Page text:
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The Toronto Sun CareerConnection


PSW always in demand

By David Chilton
Special to the Toronto Sun

Last week Health Minister George Smitherman announced a $191 million cash infusion and stem to stern reform of Ontario's nursing homes.

That's good news for the men and women in long-term care in the province, and equally good news for the personal support workers (PSW) who care for them.
Cindy Mcnairn George Brown

After all, nursing homes are a major employer of PSWs, and Smitherman's initiative can only improve their already enviable job prospects.

Many colleges, public and private, offer PSW training. It lasts 22 to 24 weeks full time, although some schools also offer part-time instruction.

Cindy McNairn, PSW program co-ordinator at George Brown College, says her full-time students spend 14 weeks in class and another seven in field placement.

And all of them, full or part time, she says, tend to come from three groups: those who had to leave school early; those who've been out of school for some time and use PSW training as a first step up; and immigrants for whom personal support work is an employment quick fix.

Amir Jaffer, the director of the Academy of Learning - Don Mills, says a number of his students have worked in the health care sector in some way, but to work in nursing homes they find they need a PSW certificate. Lots of Academy of Learning students are immigrants, too, and it is for that reason that this school, as well as George Brown and others insist on an English test for non-native speakers.

All colleges, whether public or private, ask for a high school diploma, although the suitability of mature students is assessed individually.

Class size and acceptance rates vary. At Durham College, for example, practical nursing and PSW program co-ordinator Jean Jackson says she would like to see about 35 to 40 students every September and February, although the average is closer to 20. At the Academy of Learning, Jaffer says the average is six or seven students a class. At all colleges, 70 per cent to 80 per cent of PSW students are women.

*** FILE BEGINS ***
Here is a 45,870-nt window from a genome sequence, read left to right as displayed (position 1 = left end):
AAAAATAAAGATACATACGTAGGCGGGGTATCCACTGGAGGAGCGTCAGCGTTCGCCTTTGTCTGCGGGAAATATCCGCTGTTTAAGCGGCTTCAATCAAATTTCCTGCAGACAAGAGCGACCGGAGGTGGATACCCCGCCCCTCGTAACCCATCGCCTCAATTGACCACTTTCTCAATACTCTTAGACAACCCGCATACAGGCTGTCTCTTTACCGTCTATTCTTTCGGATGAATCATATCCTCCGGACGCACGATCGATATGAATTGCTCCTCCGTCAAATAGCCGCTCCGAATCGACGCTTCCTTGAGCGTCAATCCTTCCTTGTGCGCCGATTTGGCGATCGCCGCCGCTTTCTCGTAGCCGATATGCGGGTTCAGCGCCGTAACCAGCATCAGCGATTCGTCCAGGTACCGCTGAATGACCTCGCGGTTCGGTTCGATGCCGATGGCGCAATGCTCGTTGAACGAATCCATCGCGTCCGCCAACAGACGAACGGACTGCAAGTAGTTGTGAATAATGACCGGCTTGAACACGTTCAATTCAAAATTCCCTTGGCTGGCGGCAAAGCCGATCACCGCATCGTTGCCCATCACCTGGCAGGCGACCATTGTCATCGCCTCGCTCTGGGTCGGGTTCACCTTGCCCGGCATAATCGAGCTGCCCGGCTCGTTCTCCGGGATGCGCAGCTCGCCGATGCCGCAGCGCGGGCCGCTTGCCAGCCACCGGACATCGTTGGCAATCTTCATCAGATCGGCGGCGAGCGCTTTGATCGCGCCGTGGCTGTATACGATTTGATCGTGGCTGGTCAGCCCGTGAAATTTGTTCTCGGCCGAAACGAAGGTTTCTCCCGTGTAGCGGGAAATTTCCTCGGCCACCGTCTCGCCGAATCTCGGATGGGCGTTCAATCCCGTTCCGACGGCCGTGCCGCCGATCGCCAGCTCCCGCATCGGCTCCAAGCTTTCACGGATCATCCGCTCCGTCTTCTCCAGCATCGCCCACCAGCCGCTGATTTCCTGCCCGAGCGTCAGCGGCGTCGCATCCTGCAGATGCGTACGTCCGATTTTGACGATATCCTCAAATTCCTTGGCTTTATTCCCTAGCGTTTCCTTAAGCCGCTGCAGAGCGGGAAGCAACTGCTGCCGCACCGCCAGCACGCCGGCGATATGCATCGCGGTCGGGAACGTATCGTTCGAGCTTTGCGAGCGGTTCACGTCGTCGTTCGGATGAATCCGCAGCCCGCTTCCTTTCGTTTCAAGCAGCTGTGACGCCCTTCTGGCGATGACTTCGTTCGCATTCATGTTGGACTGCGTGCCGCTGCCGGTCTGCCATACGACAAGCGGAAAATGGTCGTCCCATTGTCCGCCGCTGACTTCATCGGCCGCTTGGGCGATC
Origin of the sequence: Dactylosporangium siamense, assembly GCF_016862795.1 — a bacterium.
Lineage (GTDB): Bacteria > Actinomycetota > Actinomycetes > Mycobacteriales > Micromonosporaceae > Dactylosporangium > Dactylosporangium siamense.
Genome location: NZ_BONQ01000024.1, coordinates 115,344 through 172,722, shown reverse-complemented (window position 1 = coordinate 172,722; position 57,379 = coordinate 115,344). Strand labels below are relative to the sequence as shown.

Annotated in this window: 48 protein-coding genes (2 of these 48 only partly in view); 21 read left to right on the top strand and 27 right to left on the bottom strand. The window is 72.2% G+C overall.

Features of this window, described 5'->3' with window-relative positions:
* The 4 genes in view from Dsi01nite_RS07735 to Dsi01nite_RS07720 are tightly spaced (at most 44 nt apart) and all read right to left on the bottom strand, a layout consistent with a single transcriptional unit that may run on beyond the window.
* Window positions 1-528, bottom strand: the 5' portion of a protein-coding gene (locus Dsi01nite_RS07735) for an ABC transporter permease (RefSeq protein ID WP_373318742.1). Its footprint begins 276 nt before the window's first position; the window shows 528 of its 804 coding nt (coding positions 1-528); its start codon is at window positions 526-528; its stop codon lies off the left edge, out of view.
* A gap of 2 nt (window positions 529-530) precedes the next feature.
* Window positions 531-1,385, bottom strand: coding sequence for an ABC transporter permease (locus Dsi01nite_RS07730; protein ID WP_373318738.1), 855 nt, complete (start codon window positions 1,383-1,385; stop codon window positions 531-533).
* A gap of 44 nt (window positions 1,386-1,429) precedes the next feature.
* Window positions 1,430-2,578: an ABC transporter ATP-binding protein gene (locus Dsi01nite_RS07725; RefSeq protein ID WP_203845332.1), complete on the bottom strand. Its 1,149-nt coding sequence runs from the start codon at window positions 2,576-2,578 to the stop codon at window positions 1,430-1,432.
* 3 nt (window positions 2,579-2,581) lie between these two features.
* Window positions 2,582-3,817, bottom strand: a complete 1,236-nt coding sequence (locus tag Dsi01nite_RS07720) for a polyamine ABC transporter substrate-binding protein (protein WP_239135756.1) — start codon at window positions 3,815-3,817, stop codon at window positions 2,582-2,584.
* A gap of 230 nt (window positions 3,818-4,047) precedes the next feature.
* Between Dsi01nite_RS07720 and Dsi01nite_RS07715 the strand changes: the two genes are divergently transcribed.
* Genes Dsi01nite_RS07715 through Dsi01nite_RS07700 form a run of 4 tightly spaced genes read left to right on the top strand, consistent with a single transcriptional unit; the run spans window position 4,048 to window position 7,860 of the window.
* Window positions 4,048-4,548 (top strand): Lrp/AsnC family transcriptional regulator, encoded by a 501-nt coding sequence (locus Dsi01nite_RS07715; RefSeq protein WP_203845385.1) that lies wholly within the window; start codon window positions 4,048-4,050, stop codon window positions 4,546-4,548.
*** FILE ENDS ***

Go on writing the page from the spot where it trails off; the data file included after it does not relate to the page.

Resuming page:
• Full-time personal support worker training lasts between 22 and 24 weeks
  • PSW programs are offered in public and private colleges throughout the GTA
  • Job prospects are excellent but pay and benefits tend to be modest
  • A high school diploma is preferred, but mature students are assessed individually and an English test is usually required
  • Most PSW students are women

  • Public colleges' tuition and associated costs run from about $1,200 to $1,400 for the complete course. Jaffer directed questions about Academy of Learning PSW fees to head office in Richmond Hill, which hadn't responded by our press deadline.

    The responsibilities of a PSW, who works under the supervision of a registered nurse or a registered practical nurse, can vary. It may include bathing, dressing and feeding geriatric patients in long-term care or in their own homes; helping them to remain mobile, collecting specimens for analysis, and providing emotional and social support. PSWs may also perform other tasks such as grocery shopping, light housekeeping and cooking.

    "At George Brown we really try to promote the independence of the senior who's getting care," McNairn says. "We promote the caring of the PSWs and that they provide the best possible care."

    Salaries and benefits for PSWs vary considerably, with non-profit homes and agencies generally paying more. Jackson says a recent Durham survey found that the average annual salary for an entry-level job in her region was $24,000. The same survey also showed the maximum salary was almost $31,000.

    Although a PSW's pay won't make them rich, employment prospects for graduates could hardly be better. There's the increased funding coming from the Ministry of Health and Long Term Care, and the inexorable march of time: everyone is getting older and some are older than others.

    "Employment is excellent," Jackson says. "In our area they are adding more and more long-term care, and as the baby boomers age it will only get better (for PSWs.)"

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